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How to tell when your homemade wine is spoiling?

Updated April 17, 2017

Few things are more terrible than taking a sip of homemade wine that has gone bad and finding yourself drinking something closer to vinegar than fine wine. Bad wine is the result of chemical changes that have taken place in the liquid, making the wine unhealthy to drink and unappetizing to the taste buds. You can easily prevent drinking bad wine by taking just a minute to check the wine before drinking. Identifying how your wine has gone bad can also help you to alter and refine your winemaking and storing process in the future.

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  1. Uncork the wine bottle and sniff the wine to check for oxidation. Bottles of wine that are improperly stored can become oxidised. Oxidised wine will have the same smell as vinegar, a pungent smell that you will not miss.

  2. Sniff the wine to check to see if the wine is "corked." Corked wine occurs when a wet cork has been inserted into a bottle, resulting in a mould that grows inside of the wood. The mould is transferred into the wine during the storage process, giving the wine a musty, cardboard smell. If the wine smells like cork or cardboard, it is laced with this mould and unsafe to drink.

  3. Check to make sure the wine isn't "maderized," or cooked. If the wine is improperly stored in a warm or hot area, it can actually become cooked over time. Pour the wine into a clear glass and examine its colour. Cooked wine has a brownish colour to it and smells caramelised.

  4. Check to make sure you stored the wine properly by sniffing the wine to see if it has a sulphur smell. If you added too much sulphur dioxide during the bottling process, the wine can smell like rotten eggs, meaning that it has too much added sulphur and is dangerous to drink. If the wine has passed all of the steps above, continue to the tasting step.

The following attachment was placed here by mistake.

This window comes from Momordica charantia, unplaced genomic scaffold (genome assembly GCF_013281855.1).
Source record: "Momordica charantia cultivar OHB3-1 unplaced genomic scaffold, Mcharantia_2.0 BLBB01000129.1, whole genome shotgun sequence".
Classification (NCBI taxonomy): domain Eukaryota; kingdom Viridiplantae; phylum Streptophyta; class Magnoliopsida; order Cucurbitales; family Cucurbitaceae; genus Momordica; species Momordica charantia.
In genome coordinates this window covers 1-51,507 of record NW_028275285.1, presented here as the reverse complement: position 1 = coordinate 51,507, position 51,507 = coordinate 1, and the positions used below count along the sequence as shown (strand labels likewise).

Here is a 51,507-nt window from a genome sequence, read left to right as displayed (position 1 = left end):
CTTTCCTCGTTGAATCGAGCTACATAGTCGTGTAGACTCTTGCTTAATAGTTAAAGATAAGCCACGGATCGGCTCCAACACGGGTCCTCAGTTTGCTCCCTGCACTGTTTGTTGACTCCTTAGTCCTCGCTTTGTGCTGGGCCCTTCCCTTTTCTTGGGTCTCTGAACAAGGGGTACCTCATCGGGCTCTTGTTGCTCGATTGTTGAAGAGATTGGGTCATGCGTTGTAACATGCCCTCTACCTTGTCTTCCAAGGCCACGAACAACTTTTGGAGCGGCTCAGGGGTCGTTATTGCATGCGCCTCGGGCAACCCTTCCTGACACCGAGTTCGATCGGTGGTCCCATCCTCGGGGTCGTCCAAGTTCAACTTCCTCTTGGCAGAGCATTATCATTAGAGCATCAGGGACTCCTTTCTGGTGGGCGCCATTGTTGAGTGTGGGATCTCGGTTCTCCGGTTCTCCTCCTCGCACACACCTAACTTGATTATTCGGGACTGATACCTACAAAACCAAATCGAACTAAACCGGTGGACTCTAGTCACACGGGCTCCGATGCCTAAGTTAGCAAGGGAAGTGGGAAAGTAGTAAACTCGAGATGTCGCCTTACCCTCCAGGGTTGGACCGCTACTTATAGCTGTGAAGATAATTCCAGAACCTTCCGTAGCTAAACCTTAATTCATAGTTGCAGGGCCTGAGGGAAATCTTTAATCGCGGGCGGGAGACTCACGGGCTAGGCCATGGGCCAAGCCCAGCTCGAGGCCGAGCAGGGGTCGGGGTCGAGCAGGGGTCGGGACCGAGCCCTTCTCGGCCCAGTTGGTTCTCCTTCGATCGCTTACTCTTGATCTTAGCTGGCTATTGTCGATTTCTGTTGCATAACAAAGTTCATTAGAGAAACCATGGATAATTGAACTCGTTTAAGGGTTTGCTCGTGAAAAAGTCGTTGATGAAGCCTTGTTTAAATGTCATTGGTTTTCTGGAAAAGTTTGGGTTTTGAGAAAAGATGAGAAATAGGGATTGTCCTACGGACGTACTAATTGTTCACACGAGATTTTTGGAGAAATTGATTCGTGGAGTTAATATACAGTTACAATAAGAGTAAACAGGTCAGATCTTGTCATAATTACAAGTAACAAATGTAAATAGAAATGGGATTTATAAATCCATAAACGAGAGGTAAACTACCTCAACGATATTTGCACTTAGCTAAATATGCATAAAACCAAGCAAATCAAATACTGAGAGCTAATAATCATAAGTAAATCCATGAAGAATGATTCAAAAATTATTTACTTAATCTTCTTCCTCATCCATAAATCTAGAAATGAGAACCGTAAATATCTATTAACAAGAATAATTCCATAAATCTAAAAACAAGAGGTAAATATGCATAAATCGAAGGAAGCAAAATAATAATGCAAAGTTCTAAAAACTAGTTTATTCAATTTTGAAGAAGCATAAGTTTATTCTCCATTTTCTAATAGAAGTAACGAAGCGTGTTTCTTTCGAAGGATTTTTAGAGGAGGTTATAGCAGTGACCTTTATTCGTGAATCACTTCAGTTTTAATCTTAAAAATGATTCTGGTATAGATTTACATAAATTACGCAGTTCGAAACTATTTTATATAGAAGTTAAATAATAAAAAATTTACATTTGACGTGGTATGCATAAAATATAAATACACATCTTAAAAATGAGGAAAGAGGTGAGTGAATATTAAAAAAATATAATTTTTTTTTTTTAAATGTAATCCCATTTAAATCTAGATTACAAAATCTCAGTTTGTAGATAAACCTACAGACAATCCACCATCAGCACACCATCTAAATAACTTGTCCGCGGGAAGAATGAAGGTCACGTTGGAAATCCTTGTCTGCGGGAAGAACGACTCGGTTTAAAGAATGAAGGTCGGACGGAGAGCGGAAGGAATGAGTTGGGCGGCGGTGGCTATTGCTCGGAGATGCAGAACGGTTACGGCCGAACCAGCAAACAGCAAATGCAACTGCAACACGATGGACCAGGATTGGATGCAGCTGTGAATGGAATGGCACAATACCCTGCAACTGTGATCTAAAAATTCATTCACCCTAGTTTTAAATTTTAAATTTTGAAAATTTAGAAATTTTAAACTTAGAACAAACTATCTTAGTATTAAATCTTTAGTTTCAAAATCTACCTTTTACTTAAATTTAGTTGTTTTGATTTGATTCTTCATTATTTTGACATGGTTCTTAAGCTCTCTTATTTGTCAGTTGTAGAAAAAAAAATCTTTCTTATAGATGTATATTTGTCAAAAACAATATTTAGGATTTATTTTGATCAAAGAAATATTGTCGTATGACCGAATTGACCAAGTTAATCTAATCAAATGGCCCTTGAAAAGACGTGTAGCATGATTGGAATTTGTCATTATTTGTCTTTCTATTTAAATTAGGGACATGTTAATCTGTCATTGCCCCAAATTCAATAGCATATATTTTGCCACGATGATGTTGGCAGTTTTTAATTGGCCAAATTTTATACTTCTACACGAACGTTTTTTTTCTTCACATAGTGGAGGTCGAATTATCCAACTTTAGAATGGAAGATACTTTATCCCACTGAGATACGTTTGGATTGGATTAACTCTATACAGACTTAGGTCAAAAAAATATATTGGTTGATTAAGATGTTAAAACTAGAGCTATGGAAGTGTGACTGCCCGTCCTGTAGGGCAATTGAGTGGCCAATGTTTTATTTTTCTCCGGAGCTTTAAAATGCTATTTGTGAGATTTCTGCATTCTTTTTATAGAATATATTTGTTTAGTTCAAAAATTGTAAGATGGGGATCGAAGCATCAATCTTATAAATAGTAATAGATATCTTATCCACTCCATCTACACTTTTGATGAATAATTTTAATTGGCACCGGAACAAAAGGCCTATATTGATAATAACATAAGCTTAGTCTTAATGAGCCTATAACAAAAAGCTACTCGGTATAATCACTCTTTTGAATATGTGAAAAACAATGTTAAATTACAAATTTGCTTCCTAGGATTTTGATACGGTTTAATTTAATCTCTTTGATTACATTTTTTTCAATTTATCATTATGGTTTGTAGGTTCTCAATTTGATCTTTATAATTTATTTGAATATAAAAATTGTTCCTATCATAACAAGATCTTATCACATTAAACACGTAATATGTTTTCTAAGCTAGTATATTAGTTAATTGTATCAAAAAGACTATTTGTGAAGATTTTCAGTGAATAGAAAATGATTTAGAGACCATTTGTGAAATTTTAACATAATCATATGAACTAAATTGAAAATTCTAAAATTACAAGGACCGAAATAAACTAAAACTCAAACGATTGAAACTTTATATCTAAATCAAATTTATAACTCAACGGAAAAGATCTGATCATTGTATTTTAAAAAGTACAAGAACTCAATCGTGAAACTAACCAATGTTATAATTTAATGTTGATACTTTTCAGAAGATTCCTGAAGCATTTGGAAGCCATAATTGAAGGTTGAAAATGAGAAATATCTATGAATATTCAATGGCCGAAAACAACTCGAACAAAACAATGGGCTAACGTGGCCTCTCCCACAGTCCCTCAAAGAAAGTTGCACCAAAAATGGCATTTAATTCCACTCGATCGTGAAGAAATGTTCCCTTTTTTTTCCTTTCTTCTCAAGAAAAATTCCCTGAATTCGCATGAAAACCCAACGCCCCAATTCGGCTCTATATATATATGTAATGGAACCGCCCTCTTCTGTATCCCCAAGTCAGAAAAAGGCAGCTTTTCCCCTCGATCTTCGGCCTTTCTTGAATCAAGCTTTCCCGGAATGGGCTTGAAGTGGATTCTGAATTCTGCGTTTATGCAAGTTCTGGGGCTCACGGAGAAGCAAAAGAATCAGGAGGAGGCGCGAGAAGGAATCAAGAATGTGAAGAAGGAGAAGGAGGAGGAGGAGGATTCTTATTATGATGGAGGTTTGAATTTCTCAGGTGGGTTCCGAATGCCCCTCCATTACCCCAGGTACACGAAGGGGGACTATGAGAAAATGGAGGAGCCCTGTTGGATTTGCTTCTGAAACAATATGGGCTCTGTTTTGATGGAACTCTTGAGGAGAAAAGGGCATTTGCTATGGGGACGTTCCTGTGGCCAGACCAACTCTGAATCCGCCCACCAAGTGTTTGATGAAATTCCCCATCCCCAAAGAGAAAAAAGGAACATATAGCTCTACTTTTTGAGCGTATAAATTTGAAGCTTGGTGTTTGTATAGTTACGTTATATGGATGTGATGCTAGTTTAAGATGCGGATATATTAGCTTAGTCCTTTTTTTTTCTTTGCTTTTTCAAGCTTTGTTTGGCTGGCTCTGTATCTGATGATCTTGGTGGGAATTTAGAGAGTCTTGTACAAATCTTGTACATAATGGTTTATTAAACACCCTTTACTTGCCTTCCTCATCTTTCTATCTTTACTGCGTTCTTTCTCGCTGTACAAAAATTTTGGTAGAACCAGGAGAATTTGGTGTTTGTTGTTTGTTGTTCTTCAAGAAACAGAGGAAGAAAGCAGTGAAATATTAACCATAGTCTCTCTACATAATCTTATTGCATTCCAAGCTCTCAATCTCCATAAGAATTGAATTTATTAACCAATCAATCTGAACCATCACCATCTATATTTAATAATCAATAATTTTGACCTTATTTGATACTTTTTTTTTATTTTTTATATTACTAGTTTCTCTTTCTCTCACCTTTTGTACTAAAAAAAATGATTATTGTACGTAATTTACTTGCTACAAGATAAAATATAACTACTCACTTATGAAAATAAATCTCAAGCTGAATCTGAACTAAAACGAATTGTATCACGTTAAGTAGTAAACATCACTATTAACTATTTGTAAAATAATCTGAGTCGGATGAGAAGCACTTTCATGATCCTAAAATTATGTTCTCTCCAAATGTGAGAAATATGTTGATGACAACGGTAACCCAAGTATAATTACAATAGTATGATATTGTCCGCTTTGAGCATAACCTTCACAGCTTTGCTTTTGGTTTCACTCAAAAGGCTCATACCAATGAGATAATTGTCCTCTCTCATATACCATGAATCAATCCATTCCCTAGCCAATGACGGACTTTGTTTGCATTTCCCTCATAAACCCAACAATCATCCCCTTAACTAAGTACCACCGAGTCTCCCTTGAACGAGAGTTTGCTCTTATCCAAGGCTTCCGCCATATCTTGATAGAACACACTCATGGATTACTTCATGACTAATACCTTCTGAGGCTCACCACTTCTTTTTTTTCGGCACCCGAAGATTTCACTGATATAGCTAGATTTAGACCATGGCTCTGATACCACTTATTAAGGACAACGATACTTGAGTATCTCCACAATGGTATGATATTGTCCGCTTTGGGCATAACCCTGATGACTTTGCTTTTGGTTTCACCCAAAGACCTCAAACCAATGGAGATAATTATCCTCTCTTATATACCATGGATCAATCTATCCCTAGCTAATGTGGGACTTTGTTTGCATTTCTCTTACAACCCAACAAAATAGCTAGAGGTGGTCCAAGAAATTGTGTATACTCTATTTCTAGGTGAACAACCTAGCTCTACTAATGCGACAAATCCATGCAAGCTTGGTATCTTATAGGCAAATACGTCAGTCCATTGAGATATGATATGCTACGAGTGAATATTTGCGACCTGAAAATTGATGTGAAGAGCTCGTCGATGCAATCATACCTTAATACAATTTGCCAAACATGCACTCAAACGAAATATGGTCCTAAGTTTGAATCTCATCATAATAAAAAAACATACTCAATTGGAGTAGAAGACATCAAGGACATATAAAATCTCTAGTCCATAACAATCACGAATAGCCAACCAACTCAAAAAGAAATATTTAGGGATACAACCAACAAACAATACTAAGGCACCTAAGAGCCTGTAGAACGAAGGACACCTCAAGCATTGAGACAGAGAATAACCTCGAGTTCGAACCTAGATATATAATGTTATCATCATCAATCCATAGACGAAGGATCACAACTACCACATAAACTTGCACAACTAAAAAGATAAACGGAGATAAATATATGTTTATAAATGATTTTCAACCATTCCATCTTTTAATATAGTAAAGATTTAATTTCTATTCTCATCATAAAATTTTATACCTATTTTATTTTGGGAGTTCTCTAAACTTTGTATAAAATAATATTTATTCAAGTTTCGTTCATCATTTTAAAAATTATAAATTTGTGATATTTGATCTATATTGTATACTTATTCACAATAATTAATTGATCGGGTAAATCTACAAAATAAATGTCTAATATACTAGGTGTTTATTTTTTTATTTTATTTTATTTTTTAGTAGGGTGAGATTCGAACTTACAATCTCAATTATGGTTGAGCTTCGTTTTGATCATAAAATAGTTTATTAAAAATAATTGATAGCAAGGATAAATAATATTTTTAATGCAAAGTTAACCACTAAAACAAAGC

5. Take a sip of wine from the glass and hold it in your mouth for a moment to make sure the wine isn't refermented. Refermentation occurs when dormant yeasts wake up, causing the wine to go through a second fermentation. If the wine is refermented, you will feel a fizz or carbonation on the end of your tongue, similar to what you might expect from the champagne. Spit out the wine into a bowl after tasting.

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Things You'll Need

  • Homemade wine
  • Corkscrew
  • Wine glass
  • Bowl

About the Author

Missy Farage began her writing career in 2008 when her freelance articles were published in the Washington life-and-style journals "425 Magazine" and "South Sound Magazine." She has won awards for her poetry and writing. Farage holds a Bachelor of Arts in creative writing from the University of Puget Sound.

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